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Letters of C. G. Jung: Volume 2, 1951-1961

Old age is only half as funny as one is inclined to think.

It is at all events the gradual breaking down of the foolishness identifies as ourselves. bodily machine, with which foolishness identifies as ourselves.

It is indeed a major effort– the magnum opus in fact– to escape in time from the narrowness of its embrace and to liberate our mind to the vision of the immensity of the world, of which we form an infinitesimal part.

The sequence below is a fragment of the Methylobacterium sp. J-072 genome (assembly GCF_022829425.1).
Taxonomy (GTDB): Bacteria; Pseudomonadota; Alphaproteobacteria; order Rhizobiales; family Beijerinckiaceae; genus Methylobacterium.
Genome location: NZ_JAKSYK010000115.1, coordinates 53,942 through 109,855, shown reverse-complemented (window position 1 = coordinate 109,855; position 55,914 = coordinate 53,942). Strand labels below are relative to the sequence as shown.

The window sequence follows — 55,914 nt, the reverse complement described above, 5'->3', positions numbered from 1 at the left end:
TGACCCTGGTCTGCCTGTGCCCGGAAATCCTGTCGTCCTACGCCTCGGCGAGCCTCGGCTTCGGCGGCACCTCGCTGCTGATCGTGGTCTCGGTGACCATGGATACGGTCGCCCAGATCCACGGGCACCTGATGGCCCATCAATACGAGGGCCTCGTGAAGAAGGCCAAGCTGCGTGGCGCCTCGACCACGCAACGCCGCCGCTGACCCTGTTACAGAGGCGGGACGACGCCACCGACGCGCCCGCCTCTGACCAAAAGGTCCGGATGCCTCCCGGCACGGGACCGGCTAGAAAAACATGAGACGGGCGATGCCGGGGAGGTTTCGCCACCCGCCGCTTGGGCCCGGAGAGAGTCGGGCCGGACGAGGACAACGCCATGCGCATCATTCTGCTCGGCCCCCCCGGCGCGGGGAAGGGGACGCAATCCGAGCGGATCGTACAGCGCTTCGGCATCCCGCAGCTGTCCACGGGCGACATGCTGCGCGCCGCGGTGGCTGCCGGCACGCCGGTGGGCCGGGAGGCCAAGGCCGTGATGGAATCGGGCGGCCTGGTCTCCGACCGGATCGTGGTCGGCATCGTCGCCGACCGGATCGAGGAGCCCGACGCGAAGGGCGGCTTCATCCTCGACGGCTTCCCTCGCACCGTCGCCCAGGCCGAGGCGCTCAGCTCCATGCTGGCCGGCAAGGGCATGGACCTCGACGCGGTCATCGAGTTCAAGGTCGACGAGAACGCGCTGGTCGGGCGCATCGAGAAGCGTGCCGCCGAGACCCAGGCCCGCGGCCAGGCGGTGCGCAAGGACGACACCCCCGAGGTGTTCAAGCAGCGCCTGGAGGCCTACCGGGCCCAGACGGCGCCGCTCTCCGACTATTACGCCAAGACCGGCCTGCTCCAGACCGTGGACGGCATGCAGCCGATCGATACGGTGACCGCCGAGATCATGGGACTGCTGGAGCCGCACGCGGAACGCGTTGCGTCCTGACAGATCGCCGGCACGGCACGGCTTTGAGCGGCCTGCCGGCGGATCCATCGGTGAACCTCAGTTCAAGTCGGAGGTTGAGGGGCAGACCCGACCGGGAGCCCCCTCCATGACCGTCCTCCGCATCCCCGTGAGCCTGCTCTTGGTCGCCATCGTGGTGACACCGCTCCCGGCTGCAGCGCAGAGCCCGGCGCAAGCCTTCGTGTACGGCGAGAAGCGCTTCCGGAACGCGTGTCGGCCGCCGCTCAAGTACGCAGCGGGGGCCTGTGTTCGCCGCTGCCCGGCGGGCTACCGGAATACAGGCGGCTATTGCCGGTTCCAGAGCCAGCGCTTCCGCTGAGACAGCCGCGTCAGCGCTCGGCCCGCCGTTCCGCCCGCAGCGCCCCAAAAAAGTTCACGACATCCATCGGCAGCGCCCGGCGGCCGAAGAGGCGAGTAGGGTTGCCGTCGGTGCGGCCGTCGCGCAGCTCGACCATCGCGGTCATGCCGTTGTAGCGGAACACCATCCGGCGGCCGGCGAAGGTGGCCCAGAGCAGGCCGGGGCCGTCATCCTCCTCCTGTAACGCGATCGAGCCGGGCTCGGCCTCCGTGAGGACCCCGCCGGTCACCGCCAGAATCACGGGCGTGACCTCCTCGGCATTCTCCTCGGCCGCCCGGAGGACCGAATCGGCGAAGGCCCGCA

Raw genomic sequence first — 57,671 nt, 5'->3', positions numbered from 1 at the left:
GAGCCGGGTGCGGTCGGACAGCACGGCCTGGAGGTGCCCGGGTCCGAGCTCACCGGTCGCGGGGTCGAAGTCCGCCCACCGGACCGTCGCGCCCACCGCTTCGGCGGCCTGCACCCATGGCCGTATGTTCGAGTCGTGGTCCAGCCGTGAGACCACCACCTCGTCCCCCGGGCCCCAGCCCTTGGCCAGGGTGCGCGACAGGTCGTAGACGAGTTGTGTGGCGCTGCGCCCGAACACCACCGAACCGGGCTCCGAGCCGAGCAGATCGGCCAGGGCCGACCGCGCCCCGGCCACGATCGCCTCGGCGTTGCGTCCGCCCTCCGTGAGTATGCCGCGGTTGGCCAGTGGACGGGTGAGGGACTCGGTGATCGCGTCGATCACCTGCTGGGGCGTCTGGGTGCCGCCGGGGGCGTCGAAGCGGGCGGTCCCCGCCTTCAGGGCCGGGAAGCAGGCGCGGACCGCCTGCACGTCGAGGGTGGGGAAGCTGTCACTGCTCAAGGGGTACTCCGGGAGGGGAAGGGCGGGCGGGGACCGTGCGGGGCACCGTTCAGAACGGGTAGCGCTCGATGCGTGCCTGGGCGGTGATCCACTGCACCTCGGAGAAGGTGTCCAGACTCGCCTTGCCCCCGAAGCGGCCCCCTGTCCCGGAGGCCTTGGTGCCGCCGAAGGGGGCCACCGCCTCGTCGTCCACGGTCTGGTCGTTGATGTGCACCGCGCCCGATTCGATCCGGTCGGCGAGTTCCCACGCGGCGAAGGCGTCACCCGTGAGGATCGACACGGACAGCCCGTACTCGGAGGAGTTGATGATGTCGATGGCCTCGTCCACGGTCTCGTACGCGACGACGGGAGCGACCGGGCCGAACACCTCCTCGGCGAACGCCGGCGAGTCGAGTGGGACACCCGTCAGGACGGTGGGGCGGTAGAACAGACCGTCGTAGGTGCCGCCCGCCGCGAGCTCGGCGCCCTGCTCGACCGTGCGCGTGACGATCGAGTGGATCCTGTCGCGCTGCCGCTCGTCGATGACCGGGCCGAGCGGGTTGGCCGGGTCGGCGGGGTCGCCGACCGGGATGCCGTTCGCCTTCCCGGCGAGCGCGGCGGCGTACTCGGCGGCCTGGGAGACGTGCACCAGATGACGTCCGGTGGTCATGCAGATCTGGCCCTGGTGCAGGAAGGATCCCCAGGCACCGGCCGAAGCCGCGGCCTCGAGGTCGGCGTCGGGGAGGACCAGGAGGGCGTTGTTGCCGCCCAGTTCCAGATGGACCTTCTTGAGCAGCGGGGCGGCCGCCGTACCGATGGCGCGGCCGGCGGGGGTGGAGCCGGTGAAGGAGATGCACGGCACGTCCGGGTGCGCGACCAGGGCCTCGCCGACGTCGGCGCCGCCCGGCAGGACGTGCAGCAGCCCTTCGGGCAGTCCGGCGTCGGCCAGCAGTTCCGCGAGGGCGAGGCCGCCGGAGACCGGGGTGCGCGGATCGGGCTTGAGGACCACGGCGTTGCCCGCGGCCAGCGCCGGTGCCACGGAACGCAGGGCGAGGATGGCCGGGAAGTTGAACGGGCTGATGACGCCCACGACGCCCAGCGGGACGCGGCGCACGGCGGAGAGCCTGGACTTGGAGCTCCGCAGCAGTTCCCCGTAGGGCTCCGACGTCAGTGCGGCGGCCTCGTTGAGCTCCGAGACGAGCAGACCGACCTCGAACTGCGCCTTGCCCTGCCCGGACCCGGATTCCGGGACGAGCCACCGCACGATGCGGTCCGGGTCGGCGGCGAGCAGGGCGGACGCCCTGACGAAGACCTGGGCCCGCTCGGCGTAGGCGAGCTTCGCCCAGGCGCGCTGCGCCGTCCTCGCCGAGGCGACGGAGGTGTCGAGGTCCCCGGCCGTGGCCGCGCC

In spite of the enormity of our scientific cognition we are yet hardly at the bottom of the ladder, but we are at least so far that we are able to recognize the smallness of our knowledge.

The older I grow the more impressed I am by the frailty and uncertainty of our understanding, and all the more I take recourse to the simplicity of immediate experience so as not to lose contact with the essentials, namely the dominants which rule human existence throughout the millenniums. ~Carl Jung, Letters Vol. 2, Page 580.